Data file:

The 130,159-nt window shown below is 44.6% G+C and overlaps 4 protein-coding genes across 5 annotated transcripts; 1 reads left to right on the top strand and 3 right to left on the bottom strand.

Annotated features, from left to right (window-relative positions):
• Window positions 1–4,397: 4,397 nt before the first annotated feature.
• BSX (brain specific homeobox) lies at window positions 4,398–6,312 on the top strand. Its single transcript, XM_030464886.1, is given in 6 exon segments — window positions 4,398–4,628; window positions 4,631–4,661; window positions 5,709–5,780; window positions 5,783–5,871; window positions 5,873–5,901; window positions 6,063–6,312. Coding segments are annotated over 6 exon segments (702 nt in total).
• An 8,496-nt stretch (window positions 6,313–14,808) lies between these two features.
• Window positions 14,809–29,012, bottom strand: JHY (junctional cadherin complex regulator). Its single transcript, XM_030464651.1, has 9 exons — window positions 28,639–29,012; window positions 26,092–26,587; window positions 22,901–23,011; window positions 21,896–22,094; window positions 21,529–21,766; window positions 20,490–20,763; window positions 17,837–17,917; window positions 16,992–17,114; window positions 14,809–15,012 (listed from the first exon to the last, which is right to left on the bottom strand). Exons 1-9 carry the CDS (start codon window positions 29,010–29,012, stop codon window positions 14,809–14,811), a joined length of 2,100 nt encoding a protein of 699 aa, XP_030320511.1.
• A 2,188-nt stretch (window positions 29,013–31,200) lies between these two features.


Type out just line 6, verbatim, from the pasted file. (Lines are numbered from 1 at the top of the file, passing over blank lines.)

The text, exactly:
• Window positions 14,809–29,012, bottom strand: JHY (junctional cadherin complex regulator). Its single transcript, XM_030464651.1, has 9 exons — window positions 28,639–29,012; window positions 26,092–26,587; window positions 22,901–23,011; window positions 21,896–22,094; window positions 21,529–21,766; window positions 20,490–20,763; window positions 17,837–17,917; window positions 16,992–17,114; window positions 14,809–15,012 (listed from the first exon to the last, which is right to left on the bottom strand). Exons 1-9 carry the CDS (start codon window positions 29,010–29,012, stop codon window positions 14,809–14,811), a joined length of 2,100 nt encoding a protein of 699 aa, XP_030320511.1.